Like the Braves, the Nats lost their marquee free agent, another third baseman in Anthony Rendon. There’s no easy way to replace him, though the team does have Asdrubal Cabrera on hand as a stopgap until standout prospect Carter Kieboom is ready to assume the reins. Rendon’s exit hasn’t deterred Washington from trying to go for a second straight title in 2020, as the club has re-signed righty Stephen Strasburg, to name one of several players, and picked up first baseman Eric Thames, second baseman Starlin Castro and reliever Will Harris from outside.

    The Mets and Phillies were the next best teams in the division last season, and both clubs have new managers (Luis Rojas for New York, Joe Girardi for Philadelphia). They also have different-looking rosters compared to then. The Mets lost righty Zack Wheeler to the Phillies, whose $118MM guarantee ranks among the richest of the offseason. They still boast a quality rotation, though, with Noah Syndergaard, Marcus Stroman, Steven Matz and the newly signed Rick Porcello and Michael Wacha in the mix to complement back-to-back Cy Young winner Jacob deGrom. They also continue to feature a solid lineup headlined by the powerful Pete Alonso, last season’s NL Rookie of the Year, as well as Michael Conforto and Jeff McNeil.

    The Phillies did far more heavy lifting last offseason than this winter, but they’ve still been aggressive with the signings of Wheeler, who should give them a true No. 2 starter behind Aaron Nola, and shortstop Didi Gregorius. On paper, they look like a better team than the one that finished an even 81-81 a season ago.

    Philly was a fourth-place squad in 2019, but it may be in line to push for a division title this year. However, it’ll have to overcome three strong clubs in the Braves (97-65), Nats (93-69) and Mets (86-76). The offseason isn’t over yet, but as of now, which team do you think is the favorite?

    (Poll link for app users)

    Connor Byrne <![CDATA[Free Agent Spending By Team: National League]]> 2020-01-29T07:45:35Z 2020-01-29T07:02:42Z With the clear exception of the still-unsigned Yasiel Puig, free agency is almost devoid of high-upside contributors at this point. The majority of players capable of securing guaranteed contracts have already come off the board, making this a good time to check in on which teams have spent the most and which clubs have paid the least via the open market. We’ve already gone through the same exercise for the American League, where the Yankees have returned to the top of the heap as the biggest spenders in their league and in the sport in general. Meanwhile, over in the Senior Circuit, reigning world champion Washington clearly isn’t resting on its laurels after a storybook playoff run…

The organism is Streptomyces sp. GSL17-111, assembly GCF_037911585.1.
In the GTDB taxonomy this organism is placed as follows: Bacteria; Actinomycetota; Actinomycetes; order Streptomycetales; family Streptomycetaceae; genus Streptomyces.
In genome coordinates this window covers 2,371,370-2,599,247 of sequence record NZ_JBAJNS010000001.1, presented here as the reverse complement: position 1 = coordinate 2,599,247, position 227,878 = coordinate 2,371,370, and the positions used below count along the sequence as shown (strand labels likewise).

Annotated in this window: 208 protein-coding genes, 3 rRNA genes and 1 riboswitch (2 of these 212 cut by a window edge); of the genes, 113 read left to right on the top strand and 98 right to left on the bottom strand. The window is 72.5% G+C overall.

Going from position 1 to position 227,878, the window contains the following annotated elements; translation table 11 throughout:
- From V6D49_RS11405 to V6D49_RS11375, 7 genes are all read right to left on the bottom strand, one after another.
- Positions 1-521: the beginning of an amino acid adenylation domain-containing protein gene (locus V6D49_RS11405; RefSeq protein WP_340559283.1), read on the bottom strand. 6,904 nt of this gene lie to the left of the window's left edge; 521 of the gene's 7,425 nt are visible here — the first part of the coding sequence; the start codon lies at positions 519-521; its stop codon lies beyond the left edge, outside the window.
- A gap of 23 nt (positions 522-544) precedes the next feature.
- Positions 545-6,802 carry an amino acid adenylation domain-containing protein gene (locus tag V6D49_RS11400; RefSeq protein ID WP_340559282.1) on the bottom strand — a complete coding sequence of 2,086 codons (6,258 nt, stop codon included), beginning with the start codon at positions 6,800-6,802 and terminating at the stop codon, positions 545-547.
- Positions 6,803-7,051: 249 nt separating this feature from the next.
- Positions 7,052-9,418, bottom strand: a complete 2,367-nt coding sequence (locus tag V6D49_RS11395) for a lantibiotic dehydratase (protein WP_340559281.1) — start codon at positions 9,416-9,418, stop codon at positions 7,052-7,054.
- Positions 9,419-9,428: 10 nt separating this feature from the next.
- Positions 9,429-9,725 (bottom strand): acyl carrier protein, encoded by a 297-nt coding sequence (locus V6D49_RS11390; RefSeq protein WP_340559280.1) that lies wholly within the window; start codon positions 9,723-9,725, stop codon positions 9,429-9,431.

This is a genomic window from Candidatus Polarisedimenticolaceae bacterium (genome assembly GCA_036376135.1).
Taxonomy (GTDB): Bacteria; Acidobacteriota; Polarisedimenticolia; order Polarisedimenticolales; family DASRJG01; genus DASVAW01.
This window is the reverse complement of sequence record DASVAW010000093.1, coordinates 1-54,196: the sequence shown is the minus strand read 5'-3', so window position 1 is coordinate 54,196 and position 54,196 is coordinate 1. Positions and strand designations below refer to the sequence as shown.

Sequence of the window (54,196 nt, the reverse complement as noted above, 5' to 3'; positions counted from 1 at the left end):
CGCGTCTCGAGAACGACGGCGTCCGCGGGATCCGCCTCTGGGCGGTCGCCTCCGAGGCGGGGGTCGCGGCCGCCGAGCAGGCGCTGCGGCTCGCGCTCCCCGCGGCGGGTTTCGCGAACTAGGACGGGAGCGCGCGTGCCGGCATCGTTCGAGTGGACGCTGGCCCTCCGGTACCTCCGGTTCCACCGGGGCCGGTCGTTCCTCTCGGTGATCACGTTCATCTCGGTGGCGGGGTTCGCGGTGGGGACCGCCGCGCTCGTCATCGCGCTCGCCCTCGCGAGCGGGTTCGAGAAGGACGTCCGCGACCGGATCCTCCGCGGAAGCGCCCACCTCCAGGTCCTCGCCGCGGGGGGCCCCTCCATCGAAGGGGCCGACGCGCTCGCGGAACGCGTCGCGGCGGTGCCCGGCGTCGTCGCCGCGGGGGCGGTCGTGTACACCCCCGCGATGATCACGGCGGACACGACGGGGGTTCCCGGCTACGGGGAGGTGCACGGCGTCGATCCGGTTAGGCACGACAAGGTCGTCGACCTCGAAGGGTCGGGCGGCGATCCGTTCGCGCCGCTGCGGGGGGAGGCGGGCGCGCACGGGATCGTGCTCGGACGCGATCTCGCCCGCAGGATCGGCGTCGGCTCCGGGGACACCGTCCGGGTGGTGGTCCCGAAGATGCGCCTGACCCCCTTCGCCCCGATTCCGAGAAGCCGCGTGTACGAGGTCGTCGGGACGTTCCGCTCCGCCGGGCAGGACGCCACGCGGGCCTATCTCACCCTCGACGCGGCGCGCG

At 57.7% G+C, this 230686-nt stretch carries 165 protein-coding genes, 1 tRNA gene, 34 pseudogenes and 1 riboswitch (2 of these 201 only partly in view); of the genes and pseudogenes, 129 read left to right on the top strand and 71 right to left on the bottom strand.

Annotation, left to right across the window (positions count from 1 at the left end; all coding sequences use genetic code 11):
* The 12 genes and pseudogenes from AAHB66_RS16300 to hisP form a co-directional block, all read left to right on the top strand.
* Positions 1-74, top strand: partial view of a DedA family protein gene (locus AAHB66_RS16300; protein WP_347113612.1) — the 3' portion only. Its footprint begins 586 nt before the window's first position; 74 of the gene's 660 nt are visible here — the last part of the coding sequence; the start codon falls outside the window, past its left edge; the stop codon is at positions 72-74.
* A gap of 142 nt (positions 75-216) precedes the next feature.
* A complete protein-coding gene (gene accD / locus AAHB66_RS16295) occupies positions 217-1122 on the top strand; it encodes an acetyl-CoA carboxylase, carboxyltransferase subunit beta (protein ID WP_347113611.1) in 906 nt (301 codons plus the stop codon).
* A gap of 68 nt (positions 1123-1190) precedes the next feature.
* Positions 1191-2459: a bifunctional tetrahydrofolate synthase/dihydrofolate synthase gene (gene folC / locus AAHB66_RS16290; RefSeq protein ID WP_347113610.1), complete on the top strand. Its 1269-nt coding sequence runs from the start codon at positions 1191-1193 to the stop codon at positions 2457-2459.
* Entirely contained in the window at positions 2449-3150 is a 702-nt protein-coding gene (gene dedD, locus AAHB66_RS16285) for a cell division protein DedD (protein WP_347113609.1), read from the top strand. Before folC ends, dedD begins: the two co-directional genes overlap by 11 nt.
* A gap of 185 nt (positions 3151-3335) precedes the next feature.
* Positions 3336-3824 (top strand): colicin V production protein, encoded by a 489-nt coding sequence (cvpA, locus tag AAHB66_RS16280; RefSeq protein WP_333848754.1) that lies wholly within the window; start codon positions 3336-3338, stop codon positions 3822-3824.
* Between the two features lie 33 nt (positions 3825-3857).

Nationals: $316.75MM on 10 players (Stephen Strasburg, Will Harris, Daniel Hudson, Starlin Castro, Yan Gomes, Howie Kendrick, Eric Thames, Asdrubal Cabrera, Ryan Zimmerman and Kyle Finnegan; financial details unclear for Finnegan; top 50 MLBTR signings: four)

    Reds: $164MM on four players (Nick Castellanos, Mike Moustakas, Shogo Akiyama and Wade Miley; top 50 signings: four)

    Phillies: $132MM on two players (Zack Wheeler and Didi Gregorius; top 50 signings: two)

    Braves: $116.25MM on nine players (Will Smith, Marcell Ozuna, Cole Hamels, Travis d’Arnaud, Chris Martin, Nick Markakis, Tyler Flowers, Darren O’Day, Adeiny Hechavarria; top 50 signings: five)

    Diamondbacks: $109.65MM on five players (Madison Bumgarner, Kole Calhoun, Hector Rondon, Stephen Vogt and Junior Guerra; top 50 signings: two)

    Brewers: $48.38MM on eight players (Avisail Garcia, Josh Lindblom, Justin Smoak, Brett Anderson, Eric Sogard, Alex Claudio, Ryon Healy and Deolis Guerra; financial details unclear for Healy and Guerra; top 50 signings: two)

    Padres: $48MM on three players (Drew Pomeranz, Craig Stammen and Pierce Johnson; top 50 signings: three)

    Mets: $24.35MM on four players (Dellin Betances, Rick Porcello, Michael Wacha and Brad Brach; top 50 signings: three)

    Marlins: $23.855MM on five players (Corey Dickerson, Brandon Kintzler, Francisco Cervelli, Matt Joyce and Yimi Garcia; financial details unclear for Joyce; top 50 signings: one)

    Giants: $17.775MM on four players (Kevin Gausman, Drew Smyly, Tony Watson and Tyler Anderson; top 50 signings: one)

    Dodgers: $15.25MM on three players (Blake Treinen, Alex Wood and Jimmy Nelson; top 50 signings: one)

    Cardinals: $15MM on three players (Adam Wainwright, Kwang-hyun Kim and Matt Wieters; top 50 signings: one)

    Cubs: $2.5MM on three players (Steven Souza Jr., Jeremy Jeffress and Ryan Tepera; top 50 signings: zero)

    Pirates: Signed OF Guillermo Heredia and C Luke Maile (financial details unclear; top 50 signings: zero)

    Rockies: Signed RHP Jose Mujica (financial details unclear; top 50 signings: zero)

    Mark Polishuk <![CDATA[Teams That Gained Or Lost Draft Picks Via Qualifying Offer Free Agents]]> 2020-01-26T13:49:39Z 2020-01-26T13:49:39Z Now that Marcell Ozuna has signed, all 10 of the players who were issued a one-year, $17.8MM qualifying offer in November have settled on teams for the 2020 season.  Of that group, two (Jose Abreu of the White Sox and Jake Odorizzi of the Twins) accepted their qualifying offers and returned to their clubs — Abreu, in fact, topped off his QO by signing a contract extension that will run through the 2022 season.  Stephen Strasburg also isn’t changing uniforms, as the longtime Nationals ace rejected the club’s qualifying offer but eventually re-signed with Washington on a seven-year, $245MM deal.